How to Uninstall Software Packages on Ubuntu: Using Command Line in Linux

How to Uninstall Software Packages on Ubuntu

Discover how to effectively remove software packages from your Ubuntu system with our comprehensive guide. Whether you prefer using the graphical interface of the “Ubuntu Software Center” or the command-line prowess of apt or apt-get commands, we’ve got you covered. Uninstalling unwanted applications has never been easier, and we’ll walk you through the process step by step. Don’t waste time searching for answers – learn how to uninstall packages like a pro. Please note that only users with root or sudo privileges can perform package uninstallation on Ubuntu.

Uninstalling Packages using the Ubuntu Software Center

If you prefer not to use the command-line interface, you can easily uninstall applications using the Ubuntu Software Center (USC), which has a user-friendly graphical interface.

  1. Simply search for “Ubuntu Software” in the Activities screen and click on the orange USC icon to launch the tool.
  2. Once USC is open, click on the “Installed” tab in the top navigation bar to view a list of all the applications that are currently installed on your system.
  3. Scroll through the list to locate the application you wish to uninstall, and then click on the “Remove” button next to it.
ubuntu remove packages

It’s important to note that the Ubuntu Software tool only displays applications that have a graphical user interface (GUI) and are installed on your system. If you’re unable to find the package you want to uninstall, you may need to remove it using the command-line interface.

Uninstalling Packages using the Command Line

The command line provides the same functionality as GUI tools, and even offers more options and control for uninstalling software packages. Essentially, anything you can do with GUI tools, you can also achieve through the command line.

To access your terminal, you have two options: use the keyboard shortcut Ctrl+Alt+T or click on the terminal icon.

Prior to uninstalling any software package, it is crucial to determine its precise package name. To obtain a list of all the packages installed on your system, simply type the following command in your terminal:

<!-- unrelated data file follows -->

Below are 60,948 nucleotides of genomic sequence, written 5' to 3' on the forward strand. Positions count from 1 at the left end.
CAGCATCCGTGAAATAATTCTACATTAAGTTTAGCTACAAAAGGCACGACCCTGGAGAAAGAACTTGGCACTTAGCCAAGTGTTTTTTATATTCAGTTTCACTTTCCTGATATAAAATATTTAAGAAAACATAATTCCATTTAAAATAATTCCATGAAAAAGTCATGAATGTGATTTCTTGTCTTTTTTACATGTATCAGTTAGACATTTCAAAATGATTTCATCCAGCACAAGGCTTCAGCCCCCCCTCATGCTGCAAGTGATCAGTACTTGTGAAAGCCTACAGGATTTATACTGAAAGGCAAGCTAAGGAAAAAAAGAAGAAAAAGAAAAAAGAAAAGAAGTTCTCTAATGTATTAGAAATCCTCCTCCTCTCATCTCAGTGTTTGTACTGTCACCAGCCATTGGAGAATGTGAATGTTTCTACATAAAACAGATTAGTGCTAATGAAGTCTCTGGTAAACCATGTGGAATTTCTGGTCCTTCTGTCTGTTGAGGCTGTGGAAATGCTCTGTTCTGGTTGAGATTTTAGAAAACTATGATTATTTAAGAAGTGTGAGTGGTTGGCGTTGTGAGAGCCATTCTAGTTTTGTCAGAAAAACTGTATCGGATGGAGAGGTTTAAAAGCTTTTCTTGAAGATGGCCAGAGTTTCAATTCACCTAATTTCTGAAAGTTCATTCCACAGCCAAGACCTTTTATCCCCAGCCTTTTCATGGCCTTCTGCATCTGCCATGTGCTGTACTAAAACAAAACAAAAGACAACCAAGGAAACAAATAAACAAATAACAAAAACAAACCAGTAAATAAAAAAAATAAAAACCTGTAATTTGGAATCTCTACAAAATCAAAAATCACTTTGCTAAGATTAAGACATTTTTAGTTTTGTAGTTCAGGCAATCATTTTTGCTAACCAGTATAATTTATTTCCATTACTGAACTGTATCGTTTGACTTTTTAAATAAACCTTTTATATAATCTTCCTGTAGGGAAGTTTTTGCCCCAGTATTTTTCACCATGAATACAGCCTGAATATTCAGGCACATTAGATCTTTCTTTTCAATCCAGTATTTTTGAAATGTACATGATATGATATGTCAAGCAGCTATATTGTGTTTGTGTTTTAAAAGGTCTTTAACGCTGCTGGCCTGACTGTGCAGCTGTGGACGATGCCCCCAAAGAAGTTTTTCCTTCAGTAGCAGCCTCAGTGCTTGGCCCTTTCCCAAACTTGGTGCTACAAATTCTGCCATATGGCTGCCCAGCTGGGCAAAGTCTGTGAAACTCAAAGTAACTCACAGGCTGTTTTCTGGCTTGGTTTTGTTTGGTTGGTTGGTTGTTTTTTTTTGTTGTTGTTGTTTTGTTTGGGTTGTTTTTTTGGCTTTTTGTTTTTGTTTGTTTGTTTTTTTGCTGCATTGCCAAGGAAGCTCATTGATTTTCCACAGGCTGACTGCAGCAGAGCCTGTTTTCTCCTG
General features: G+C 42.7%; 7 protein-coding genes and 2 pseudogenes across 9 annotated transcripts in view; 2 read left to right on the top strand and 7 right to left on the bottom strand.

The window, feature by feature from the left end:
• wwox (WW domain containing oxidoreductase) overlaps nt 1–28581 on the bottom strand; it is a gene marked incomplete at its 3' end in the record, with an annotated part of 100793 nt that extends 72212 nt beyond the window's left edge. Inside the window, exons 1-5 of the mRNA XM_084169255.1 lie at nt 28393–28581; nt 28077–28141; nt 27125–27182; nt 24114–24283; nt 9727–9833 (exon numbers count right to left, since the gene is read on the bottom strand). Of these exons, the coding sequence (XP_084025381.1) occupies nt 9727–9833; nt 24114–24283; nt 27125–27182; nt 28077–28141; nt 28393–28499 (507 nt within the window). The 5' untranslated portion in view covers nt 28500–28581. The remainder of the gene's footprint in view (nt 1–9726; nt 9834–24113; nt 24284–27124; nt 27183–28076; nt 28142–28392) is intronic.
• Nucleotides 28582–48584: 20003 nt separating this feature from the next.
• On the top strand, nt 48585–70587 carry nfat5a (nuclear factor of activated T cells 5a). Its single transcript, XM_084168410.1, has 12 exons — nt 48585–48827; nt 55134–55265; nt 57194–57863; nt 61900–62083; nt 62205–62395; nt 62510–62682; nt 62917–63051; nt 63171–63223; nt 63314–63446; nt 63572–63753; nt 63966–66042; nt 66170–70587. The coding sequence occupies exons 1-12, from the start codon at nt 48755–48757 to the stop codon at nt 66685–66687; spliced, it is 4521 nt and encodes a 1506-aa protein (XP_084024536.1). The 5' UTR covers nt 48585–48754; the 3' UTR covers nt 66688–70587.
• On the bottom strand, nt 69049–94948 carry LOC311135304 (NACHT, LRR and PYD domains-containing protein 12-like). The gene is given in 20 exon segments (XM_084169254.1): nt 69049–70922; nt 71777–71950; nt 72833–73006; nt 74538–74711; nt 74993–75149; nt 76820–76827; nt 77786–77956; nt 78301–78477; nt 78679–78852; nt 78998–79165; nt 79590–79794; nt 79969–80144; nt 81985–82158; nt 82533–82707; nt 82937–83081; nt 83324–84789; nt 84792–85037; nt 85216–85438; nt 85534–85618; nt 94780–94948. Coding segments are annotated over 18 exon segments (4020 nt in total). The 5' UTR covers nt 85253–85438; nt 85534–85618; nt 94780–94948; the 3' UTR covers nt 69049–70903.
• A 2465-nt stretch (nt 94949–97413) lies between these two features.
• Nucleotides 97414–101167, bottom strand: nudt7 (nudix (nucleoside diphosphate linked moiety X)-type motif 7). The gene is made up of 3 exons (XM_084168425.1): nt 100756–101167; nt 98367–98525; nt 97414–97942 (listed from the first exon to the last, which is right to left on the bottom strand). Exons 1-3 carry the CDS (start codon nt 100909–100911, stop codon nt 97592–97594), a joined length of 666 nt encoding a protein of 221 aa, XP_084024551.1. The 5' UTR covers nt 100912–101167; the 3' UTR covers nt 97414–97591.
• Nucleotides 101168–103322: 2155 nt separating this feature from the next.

sudo apt list --installed

The following command will display an extensive list of the packages that are currently installed. To enhance readability, it’s recommended to utilize a pipe to direct the output to “less“. Alternatively, you can also apply “grep” to narrow down the results based on specific criteria.

On Ubuntu, Debian, and other Linux distributions, you can manage software packages through the apt and apt-get command-line utilities. These commands allow you to install, update, uninstall, and perform other package-related tasks. The syntax for both commands is the same.

To remove an installed package, simply run the following command:

sudo apt remove package_name

Substitute “package_name” with the name of the package that you wish to uninstall.

sudo apt-get remove package_name

You have the option to uninstall multiple packages at once. Simply list the package names separated by spaces:

sudo apt remove package1 package2

The “remove” command is used to uninstall packages, but it may not remove all associated package files. To completely remove a package, including all its files, use the “purge” command instead of “remove“:

sudo apt purge package_name

Uninstall Snap Packages

If you’re unable to find the application you want to uninstall when using the command “sudo apt list --installed” chances are it was installed as a snap package. To view a list of all installed snap packages, you can use the following command:

snap list

Once you have identified the precise package name, you can proceed with its uninstallation by typing:

sudo snap remove package_name

Uninstall Unused Packages

Whenever you add a new package to your system that has dependencies, those dependencies will also be installed automatically. However, when you uninstall the main package, the dependent packages may remain on your system, unused. These leftover packages can be safely removed to free up space and optimize your system’s performance.

To remove unnecessary packages, you can use the following command:

sudo apt autoremove


In conclusion, we have provided you with a comprehensive guide on how to efficiently remove applications from your Ubuntu system using both the command line and the Ubuntu Software Center. As a Linux system administrator, it is crucial to be proficient in package removal techniques.

Whether you need to uninstall an application that is no longer necessary or simply want to free up disk space, knowing how to remove packages is a fundamental skill. We hope this article has been helpful in providing you with the knowledge and tools necessary for effective package removal in Ubuntu.

If you have any further questions or need additional assistance, please do not hesitate to leave a comment. Our team is here to help and provide further guidance. Thank you for reading, and we look forward to your continued engagement!



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